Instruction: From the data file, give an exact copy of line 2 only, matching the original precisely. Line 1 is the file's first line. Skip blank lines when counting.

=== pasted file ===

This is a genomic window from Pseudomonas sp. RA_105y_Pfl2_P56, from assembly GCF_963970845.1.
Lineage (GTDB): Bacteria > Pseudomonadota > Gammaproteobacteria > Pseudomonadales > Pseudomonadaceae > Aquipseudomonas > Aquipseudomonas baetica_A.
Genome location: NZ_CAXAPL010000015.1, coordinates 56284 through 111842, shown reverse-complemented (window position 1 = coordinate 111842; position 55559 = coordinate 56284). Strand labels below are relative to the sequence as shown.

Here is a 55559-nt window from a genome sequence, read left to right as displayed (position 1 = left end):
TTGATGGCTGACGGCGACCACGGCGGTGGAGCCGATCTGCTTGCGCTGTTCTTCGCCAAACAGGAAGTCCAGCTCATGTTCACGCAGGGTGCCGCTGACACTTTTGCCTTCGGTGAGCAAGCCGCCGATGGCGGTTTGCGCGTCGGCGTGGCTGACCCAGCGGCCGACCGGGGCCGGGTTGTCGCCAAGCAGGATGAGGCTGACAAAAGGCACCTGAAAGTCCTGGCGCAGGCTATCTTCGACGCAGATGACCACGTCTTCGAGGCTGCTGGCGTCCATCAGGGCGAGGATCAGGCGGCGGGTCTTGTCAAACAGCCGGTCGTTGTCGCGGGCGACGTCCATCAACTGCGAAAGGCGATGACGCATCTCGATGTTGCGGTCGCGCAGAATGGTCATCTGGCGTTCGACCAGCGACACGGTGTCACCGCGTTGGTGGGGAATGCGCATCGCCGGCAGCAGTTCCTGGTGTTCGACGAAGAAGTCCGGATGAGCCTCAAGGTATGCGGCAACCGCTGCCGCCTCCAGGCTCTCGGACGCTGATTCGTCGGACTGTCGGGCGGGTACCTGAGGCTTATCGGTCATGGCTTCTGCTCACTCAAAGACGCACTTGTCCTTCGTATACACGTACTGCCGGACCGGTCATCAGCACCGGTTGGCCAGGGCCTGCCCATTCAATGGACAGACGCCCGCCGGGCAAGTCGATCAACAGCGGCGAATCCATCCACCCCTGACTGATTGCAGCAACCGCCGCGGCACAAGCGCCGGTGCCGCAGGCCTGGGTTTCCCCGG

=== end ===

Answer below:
Lineage (GTDB): Bacteria > Pseudomonadota > Gammaproteobacteria > Pseudomonadales > Pseudomonadaceae > Aquipseudomonas > Aquipseudomonas baetica_A.